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Australia won its 1993 bid to host the 2000 Olympics by promising to make them the greenest ever, and if you're going to Sydney this September, expect to hear paeans to Mother Nature performed more frequently than the Olympic Hymn. Promoters have even given the environment its own mascot, a Pepto Bismol--colored platypus named Syd. "If Syd sees anybody littering the land or polluting the water," quoth the official Web site, "he won't hesitate to thump his tail and let them know what he thinks." Rest assured Syd won't find any occasion for tail-thumping at Sydney's new $1.3 billion Olympic Park, the official map of which is shown here; organizers have greened every inch of this former toxic waste dump's 1,900 acres using the most cost-effective cleanup method available: public relations.
This "village," built to house athletes and officials, is little more than a $360 million Potemkin trailer park. After the International Olympic Committee declared itself an official sponsor of the environment in 1992, organizers seized upon a Greenpeace proposal to make the Olympic Village "a model of environmental protection," only to abandon it once the bid was won in favor of a more "bankable" design drafted by a consortium of Sydney's largest developers. When the Games end, half the village will be removed and the rest expanded into a new suburb called Newington. A decade ago, developers would have had to pay people to live in houses built on top of this wasteland. Thanks to the Green Games, homes in Newington now go for $300,000 each.
Whoops. Olympic mapmakers forgot to include the Lidcombe Waste Treatment Plant located here. Every year Lidcombe takes in thousands of tons of industrial waste and belches out fumes laced with carcinogens. Outside experts recommended moving the plant away from residential areas and sports facilities, but those hired by Lidcombe worried only that its malodorous exhaust would not be "aesthetically acceptable" to visitors. "[A]ppearance," they noted, "will be particularly important during the Games because there will be an enormous amount of public and media attention." Solution: landscaping to hide the plant from view.
Only promoters call Homebush Bay "the new heart of Sydney." Others call it "the dioxin capital of the world." For years organizers insisted that there were "no established records of dioxin disposal" here, even though the official overseeing the Olympic cleanup had himself once mapped dioxin-contaminated areas at Homebush and recommended that they "not be used for any building developments." When environmentalists obtained his maps and other "established records" in 1997, organizers "unreservedly" apologized. Tests of waste dug up at Newington revealed dioxin levels 1,540 times what the U.S. EPA deems safe.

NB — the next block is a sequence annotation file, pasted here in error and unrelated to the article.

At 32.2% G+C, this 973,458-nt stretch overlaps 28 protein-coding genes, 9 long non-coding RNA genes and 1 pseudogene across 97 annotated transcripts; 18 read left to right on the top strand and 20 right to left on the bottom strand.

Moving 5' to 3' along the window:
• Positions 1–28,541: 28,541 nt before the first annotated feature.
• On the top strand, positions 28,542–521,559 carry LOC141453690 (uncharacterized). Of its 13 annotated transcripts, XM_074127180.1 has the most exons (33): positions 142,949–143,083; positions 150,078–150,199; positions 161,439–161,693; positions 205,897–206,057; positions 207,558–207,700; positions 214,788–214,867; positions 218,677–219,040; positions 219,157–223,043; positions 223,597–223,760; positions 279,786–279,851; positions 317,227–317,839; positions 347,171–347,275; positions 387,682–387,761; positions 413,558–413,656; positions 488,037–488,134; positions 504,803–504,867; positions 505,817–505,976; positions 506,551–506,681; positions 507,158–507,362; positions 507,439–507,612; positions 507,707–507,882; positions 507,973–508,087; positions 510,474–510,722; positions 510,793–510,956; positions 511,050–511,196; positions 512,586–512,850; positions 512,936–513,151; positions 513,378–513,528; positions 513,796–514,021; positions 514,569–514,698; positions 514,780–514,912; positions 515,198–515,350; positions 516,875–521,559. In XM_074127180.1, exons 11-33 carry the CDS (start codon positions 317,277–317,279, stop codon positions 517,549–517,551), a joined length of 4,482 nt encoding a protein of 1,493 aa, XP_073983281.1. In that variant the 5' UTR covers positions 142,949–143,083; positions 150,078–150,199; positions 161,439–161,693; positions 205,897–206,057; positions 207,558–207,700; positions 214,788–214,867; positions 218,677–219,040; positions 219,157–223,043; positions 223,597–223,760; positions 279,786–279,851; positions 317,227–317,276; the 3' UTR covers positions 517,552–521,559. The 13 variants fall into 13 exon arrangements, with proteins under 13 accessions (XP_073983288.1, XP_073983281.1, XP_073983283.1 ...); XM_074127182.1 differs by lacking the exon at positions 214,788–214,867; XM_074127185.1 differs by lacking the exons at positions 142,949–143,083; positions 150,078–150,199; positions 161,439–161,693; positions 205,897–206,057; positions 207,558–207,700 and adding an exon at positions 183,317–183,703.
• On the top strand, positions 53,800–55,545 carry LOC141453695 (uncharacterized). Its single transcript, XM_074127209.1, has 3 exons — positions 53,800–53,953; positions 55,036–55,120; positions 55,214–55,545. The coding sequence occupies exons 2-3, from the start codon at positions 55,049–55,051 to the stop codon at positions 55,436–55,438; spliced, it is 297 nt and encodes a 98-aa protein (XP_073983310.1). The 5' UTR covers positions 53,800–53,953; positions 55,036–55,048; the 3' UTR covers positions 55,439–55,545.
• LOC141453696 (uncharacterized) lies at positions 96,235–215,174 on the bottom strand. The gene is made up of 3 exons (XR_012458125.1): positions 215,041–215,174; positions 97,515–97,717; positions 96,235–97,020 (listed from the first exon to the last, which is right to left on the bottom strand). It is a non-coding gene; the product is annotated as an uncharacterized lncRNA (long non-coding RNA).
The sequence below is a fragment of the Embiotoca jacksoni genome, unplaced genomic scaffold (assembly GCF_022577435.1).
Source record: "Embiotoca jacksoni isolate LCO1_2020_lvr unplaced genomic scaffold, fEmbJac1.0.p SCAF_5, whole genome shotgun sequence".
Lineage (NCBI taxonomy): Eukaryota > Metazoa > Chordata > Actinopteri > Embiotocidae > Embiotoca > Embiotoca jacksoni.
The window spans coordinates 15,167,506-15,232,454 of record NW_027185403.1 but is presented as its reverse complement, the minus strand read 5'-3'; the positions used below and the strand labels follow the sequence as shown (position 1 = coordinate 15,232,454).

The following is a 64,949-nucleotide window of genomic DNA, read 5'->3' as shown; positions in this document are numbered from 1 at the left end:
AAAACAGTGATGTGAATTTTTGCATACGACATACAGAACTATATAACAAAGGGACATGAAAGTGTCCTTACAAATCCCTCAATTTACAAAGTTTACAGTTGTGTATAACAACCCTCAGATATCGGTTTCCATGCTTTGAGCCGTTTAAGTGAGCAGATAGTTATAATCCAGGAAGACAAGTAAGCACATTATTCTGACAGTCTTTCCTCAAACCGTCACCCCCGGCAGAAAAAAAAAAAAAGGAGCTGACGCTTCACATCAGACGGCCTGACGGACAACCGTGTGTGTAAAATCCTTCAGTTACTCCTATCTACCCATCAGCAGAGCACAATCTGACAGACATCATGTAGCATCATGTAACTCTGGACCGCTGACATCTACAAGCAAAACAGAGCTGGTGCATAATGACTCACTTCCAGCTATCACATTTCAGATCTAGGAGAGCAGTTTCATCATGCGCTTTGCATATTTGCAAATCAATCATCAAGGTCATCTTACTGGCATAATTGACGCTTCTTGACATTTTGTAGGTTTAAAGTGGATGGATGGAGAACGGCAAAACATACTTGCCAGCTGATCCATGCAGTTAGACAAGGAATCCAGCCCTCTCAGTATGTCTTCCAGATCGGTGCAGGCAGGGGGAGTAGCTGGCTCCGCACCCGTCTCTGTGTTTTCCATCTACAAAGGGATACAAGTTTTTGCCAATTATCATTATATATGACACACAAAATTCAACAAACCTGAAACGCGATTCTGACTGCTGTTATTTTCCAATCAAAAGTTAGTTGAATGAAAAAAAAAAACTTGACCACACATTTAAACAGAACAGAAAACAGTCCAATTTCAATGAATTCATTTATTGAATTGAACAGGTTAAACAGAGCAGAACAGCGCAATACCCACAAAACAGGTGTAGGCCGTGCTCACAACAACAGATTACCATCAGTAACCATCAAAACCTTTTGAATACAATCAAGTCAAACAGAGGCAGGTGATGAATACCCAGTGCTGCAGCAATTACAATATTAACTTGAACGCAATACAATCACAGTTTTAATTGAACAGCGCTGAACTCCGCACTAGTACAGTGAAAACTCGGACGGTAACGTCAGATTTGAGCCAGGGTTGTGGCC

The name Kronos Hill was meant to lend, one presumes, a poetic whiff of the eternal to this prettified hummock of pestilential sludge, known previously as Bradshaw's Mountain in honor of the waste company that created it. Here, hidden beneath three feet of topsoil and a few eucalyptus trees, lies a sixty-foot-deep landfill so contaminated--with heavy metals, asbestos, lead, hydrocarbons, pesticides, and dioxin--that before it was capped in 1995 workers were required to wear respirators and plastic suits just to get within thirty feet of it. Far more expedient and inexpensive than waste-treatment methods (which can break down certain toxic substances) or sealed "bank-vault" fills (which are designed to keep waste contained), "leaky" fills like Kronos "remediate" toxins--as well as the legal liabilities of landowners--by letting them slowly leach away. Drains collect some of the poisonous runoff. The rest seeps into the groundwater.
Platypuses like Syd are river-dwelling creatures, but you won't find any swimming or fishing in Haslam's Creek. Three years ago, barrels of dioxin were found buried in the creek's bank, just yards from the Olympic Village. Homebush Bay, into which the creek flows, is one of the most polluted waterways in the world. A 1992 government investigation of the bay was kept confidential, a leaked memo revealed, for fear "that any action on the matter may jeopardise the Olympic bid." Only in 1997, after Greenpeace excavated 69 drums of dioxin at an abandoned Union Carbide factory across from the Olympic Park, did officials promise $17 million to dredge 33,000 tons of dioxin-contaminated sediment from the bay's floor--regarded by most experts as too little and too late. The cleanup has yet to begin.
Toxic waste also buried here, here, here, here, and here.
Pick up a copy of this map and other complimentary forms of disinformation at the Homebush Bay Visitors Centre. Handsomely illustrated brochures and helpful information officers will describe the environmental practices used to clean up the site as the "world's best," but they won't tell you about the elevated levels of contaminants in the groundwater. They'll brag about the several hundred tons of waste treated with state-of-the-art methods but try to excuse the several million tons buried in leaky fills. They'll tell you that Homebush has been made safe but neglect to mention that in nearby neighborhoods mortality rates for cancer are 8.5 percent higher, and those for respiratory disease 25 percent higher, than in the rest of Sydney. They'll tell you that eco-celebrity Olivia Newton John endorsed the Games, but not that organizers circumvented public disclosure laws. The "world's best" practices were used here: the world's best P.R. practices. Sydney's organizers all deserve gold medals in that most competitive Olympic event of all--marketing.